# Housing Inventory, Grocery Checkout Lines, and Absorption Rates

## Question:  How Fast (or Slow) is the Housing Market?

“Absorption rate”:  the rate at which available homes are sold in a specific real estate market during a given time period. It is calculated by dividing the average number of sales per month by the total number of available homes.

–Investopedia.com

Assuming the standard definition of “absorption rate” (above) is just a little too, umm . . . abstract for most people, here’s a more concrete explanation, courtesy of ace CRS instructor Jackie Leavenworth (I attended her course recently).

Imagine you’re at the grocery store, just finished shopping, and are in a hurry.

Which of the multiple checkout lines do you choose?  (note: if you always seem to pick the slowest one . . . pay attention).

To make a good decision, you need to assess three variables: 1) how long is each line?; 2) how full are the shoppers’ carts in each line?; and 3) which checkout clerk is fastest?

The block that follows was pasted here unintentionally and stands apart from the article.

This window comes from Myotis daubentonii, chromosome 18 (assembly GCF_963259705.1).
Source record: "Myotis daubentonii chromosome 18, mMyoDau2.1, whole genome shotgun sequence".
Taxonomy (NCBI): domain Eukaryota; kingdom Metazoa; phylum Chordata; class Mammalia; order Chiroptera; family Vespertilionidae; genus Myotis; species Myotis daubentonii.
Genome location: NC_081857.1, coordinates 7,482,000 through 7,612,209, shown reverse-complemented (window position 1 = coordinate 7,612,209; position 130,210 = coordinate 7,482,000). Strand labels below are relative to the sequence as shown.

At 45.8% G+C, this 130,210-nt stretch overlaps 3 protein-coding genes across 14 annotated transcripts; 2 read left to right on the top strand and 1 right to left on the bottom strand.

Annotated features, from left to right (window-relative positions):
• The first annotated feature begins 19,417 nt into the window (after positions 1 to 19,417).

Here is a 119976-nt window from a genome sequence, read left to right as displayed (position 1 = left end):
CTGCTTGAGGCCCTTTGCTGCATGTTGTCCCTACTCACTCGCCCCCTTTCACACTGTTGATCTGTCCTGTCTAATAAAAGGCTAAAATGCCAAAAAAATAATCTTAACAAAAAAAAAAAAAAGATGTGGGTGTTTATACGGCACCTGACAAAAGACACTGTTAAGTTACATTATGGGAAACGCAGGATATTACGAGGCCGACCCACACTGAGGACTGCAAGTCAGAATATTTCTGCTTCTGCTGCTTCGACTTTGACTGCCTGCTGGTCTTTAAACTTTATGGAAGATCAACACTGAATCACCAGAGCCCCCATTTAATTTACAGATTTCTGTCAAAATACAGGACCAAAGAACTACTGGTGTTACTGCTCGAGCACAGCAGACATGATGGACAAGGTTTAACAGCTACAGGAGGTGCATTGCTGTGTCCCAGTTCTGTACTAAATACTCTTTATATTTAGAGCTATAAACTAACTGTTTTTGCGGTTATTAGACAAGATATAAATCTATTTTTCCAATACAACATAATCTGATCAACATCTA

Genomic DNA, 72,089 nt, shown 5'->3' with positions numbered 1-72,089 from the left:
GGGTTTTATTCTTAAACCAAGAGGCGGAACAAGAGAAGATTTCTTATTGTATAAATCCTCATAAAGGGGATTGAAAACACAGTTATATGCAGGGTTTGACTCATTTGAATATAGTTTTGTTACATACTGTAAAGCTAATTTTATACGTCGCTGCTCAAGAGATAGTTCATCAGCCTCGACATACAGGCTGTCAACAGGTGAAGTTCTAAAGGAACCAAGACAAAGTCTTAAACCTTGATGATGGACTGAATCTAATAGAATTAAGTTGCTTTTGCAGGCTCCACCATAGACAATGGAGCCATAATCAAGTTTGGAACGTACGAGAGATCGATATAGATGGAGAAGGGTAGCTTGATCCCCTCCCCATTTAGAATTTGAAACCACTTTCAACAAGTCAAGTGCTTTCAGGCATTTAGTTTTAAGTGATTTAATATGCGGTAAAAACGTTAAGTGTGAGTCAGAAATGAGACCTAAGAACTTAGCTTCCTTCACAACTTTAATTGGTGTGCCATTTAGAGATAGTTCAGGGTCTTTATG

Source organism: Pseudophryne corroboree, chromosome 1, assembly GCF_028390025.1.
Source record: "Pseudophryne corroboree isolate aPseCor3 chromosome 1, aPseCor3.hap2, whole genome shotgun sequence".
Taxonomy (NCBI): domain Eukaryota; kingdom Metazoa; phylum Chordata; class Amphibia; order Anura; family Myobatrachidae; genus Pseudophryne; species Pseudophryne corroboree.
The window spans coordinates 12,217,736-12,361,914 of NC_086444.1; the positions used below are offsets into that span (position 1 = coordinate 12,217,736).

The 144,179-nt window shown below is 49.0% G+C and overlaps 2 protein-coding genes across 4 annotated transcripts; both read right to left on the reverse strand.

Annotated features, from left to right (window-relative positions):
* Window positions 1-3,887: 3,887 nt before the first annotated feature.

Simple, right?

Housing Market Conversion Table; 3 Variables

Now, just convert into housing terms.

So, shopping carts = “For Sale” homes.

The number of items in each cart is the price of each home (more items = more expensive).

The checkout clerk (and specifically, their speed) is the number of Buyers.

Voila!

You’ve now got a framework for deciding which line is fastest.

Significance

Why does any of that matter? (to home Buyers, Sellers, and Realtors, not grocery shoppers 🙂 ).

Because Buyers need to know how fast the housing market is moving to be able to successfully compete for the home they want.

Sellers need to know to position their home to sell quickly.

And Realtors need to know to be able to intelligently advise their clients about such things are suggested list price and expected market time (Sellers); and expected search timetable and how much to offer (Buyers).

P.S.: Note that Realtors typically calculate absorption rates not just for an overall housing market (“the Twin Cities”), but specific price points (“under \$200k”; “\$350k – \$450k”; “\$600k – \$750k,” etc.).